During my initial trips to The Seven Sister’s, I used to always wonder about the various tribes and their secrets. Mind you there are lots of tribes, lots of secrets to uncover. But interestingly there is this one not-so-well-kept-secret, their food. I feel the main reason is even though they are ferocious warriors they are humble and loving people at heart. They don’t want to hurt anyone unless there is a threat. The tribal people are more than willing to share their meal with you and trust me some of the food that I had there with them are unique and lip-smacking. I am not able to pick my favourite.
When I visited the Khasi and Jaintia tribes in Meghalaya I had Jadoh, a traditional rice preparation rich with flavour and liberal amounts of pork meat. If you are a pork lover, then this dish is sure to make you drool.
Doh-Neiiong is another yummiest and drool-worthy dishes of Meghalaya that I tried. Doh-Neiiong is a pork curry dish that screams indulgence. Fried pork served with rich, thick gravy flavoured generously with green chillies, pepper, red onions, local spices and black sesame. Black sesame is the hero of this dish that lends it its unique flavour. Lip-smacking goodness if you love pork, this is one more dish not to be missed if you are in Meghalaya.
And in Assam I couldn’t escape Masor Tenga (Tangy Fish Curry), it is an indispensable part of a proper meal in Assam. This is a light and tangy dish and is one of Assam’s signature preparations. It is served with a good portion of rice and after that comes the amazing dessert made with rice, milk, bay leave and date palm jaggery, the one and only Gurer Payesh. Simply rich and delicious.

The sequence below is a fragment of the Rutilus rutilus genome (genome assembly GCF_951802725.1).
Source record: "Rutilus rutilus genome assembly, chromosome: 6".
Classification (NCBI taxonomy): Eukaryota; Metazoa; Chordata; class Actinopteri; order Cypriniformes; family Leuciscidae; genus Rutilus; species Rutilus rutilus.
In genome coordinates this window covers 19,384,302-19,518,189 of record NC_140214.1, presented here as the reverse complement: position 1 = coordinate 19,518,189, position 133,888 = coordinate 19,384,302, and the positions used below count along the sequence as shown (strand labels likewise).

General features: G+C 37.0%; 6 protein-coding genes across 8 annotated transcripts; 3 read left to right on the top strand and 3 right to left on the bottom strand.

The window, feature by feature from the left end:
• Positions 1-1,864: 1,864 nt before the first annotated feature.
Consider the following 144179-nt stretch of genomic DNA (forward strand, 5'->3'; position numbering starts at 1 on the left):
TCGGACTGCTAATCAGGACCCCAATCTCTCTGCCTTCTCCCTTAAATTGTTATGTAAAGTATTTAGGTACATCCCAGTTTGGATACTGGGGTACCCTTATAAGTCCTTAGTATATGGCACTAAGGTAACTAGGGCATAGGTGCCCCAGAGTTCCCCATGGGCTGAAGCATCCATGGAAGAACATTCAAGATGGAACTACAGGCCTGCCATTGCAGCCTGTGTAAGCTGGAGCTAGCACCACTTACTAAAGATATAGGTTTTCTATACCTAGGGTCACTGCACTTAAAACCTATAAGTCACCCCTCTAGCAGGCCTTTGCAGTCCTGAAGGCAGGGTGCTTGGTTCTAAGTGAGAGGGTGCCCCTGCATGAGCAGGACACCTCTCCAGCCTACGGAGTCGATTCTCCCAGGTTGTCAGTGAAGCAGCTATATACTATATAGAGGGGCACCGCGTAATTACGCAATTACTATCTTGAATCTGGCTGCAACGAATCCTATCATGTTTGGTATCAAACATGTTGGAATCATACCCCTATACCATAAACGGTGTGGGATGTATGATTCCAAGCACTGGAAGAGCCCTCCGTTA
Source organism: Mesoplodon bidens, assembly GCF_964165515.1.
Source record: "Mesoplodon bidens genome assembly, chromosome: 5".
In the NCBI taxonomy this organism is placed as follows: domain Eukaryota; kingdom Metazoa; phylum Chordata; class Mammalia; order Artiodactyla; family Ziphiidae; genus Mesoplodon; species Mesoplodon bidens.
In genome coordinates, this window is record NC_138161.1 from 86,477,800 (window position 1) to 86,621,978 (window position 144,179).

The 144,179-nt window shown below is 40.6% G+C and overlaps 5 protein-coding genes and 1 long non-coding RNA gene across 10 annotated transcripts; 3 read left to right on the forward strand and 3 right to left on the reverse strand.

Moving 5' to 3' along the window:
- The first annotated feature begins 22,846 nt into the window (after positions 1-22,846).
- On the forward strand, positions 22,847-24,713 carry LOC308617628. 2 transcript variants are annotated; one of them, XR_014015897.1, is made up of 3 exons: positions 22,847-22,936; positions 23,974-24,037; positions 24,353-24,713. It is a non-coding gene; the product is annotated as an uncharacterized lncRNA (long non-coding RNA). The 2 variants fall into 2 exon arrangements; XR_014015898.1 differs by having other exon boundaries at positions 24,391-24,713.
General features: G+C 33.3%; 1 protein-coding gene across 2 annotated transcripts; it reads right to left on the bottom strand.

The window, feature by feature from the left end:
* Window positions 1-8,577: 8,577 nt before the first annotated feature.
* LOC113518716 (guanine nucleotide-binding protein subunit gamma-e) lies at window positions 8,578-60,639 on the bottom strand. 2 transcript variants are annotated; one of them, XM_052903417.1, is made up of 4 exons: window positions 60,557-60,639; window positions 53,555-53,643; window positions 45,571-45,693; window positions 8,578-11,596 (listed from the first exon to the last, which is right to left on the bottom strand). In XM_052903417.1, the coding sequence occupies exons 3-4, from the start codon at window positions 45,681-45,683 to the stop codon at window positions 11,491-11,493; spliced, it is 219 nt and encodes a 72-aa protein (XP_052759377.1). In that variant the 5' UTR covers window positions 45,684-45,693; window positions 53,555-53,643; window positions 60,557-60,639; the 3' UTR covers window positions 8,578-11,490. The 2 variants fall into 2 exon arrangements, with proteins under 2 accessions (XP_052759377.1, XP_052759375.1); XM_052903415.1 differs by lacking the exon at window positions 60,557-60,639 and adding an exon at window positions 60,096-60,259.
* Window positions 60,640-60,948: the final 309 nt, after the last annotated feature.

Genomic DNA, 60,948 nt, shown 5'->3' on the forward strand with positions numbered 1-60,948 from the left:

In Arunachal Pradesh, I found most of the dish are boiled or smoked which I fell is a very healthy way of eating. Bamboo shoot and leafy vegetables are a standard in their food. The best combination I had was a mixture of Momos, Pika Pika and Apong. All of us know Momos so I am not getting into it, but Pika Pika is a secret not known to many. It is a type of a pickle that is made by using bamboo shoot and pork fat with a little addition of King Chilly. It is hot but not very spicy. And to wash everything down we have Apong, in case you are wondering it is just another name for rice beer and is one of the most important traditional drinks of Arunachal. This beer is home-made, free of any chemicals and is also light. So if you’re a light drinker and want a little light beer instead of the usual strong commercialized one try this one.
I happened to visit Nagaland during the winters, which are very cold at night. We all ate our meals around a fire. Almost all their meal comprises of some kind of meat that is smoked, dried or fermented. Just as their tribal culture and ancient traditions – their cuisine is distinct and stands apart from the rest of the regional cuisines in India. The one I loved was the plain smoked meat and the smoked pork stew. The dried smoky pork was chopped into bite-sized pieces before being boiled in a thin soup that included potatoes, tomatoes, and chilies. It was salty, and so smoky that I could almost taste the fire. Awesome!
Through my trips, I was barely able to scratch the surface of the food culture, but whatever I tried was awesome. Can’t wait to try other recipes of the Seven Sister’s on my next trip.